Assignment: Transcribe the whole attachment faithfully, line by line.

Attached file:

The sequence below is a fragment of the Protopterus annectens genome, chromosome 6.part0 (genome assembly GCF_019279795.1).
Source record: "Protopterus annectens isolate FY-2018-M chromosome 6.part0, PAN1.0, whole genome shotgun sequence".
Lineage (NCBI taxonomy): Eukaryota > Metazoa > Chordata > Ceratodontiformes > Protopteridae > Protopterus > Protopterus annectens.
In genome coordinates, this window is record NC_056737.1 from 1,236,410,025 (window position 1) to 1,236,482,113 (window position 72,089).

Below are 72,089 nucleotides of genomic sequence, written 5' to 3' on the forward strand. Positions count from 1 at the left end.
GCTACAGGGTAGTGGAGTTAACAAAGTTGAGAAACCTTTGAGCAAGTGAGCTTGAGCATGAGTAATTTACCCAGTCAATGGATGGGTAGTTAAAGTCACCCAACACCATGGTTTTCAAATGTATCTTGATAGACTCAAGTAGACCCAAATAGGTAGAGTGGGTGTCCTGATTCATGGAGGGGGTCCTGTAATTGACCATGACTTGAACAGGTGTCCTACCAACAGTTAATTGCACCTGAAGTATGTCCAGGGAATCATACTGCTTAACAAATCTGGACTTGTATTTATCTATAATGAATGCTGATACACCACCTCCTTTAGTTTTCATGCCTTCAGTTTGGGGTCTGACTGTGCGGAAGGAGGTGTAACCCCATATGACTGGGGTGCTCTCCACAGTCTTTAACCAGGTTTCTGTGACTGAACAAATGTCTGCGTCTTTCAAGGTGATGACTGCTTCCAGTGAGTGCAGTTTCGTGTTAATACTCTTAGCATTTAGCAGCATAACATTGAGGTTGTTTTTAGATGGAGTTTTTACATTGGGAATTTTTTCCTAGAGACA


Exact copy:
The sequence below is a fragment of the Protopterus annectens genome, chromosome 6.part0 (genome assembly GCF_019279795.1).
Source record: "Protopterus annectens isolate FY-2018-M chromosome 6.part0, PAN1.0, whole genome shotgun sequence".
Lineage (NCBI taxonomy): Eukaryota > Metazoa > Chordata > Ceratodontiformes > Protopteridae > Protopterus > Protopterus annectens.
In genome coordinates, this window is record NC_056737.1 from 1,236,410,025 (window position 1) to 1,236,482,113 (window position 72,089).

Below are 72,089 nucleotides of genomic sequence, written 5' to 3' on the forward strand. Positions count from 1 at the left end.
GCTACAGGGTAGTGGAGTTAACAAAGTTGAGAAACCTTTGAGCAAGTGAGCTTGAGCATGAGTAATTTACCCAGTCAATGGATGGGTAGTTAAAGTCACCCAACACCATGGTTTTCAAATGTATCTTGATAGACTCAAGTAGACCCAAATAGGTAGAGTGGGTGTCCTGATTCATGGAGGGGGTCCTGTAATTGACCATGACTTGAACAGGTGTCCTACCAACAGTTAATTGCACCTGAAGTATGTCCAGGGAATCATACTGCTTAACAAATCTGGACTTGTATTTATCTATAATGAATGCTGATACACCACCTCCTTTAGTTTTCATGCCTTCAGTTTGGGGTCTGACTGTGCGGAAGGAGGTGTAACCCCATATGACTGGGGTGCTCTCCACAGTCTTTAACCAGGTTTCTGTGACTGAACAAATGTCTGCGTCTTTCAAGGTGATGACTGCTTCCAGTGAGTGCAGTTTCGTGTTAATACTCTTAGCATTTAGCAGCATAACATTGAGGTTGTTTTTAGATGGAGTTTTTACATTGGGAATTTTTTCCTAGAGACA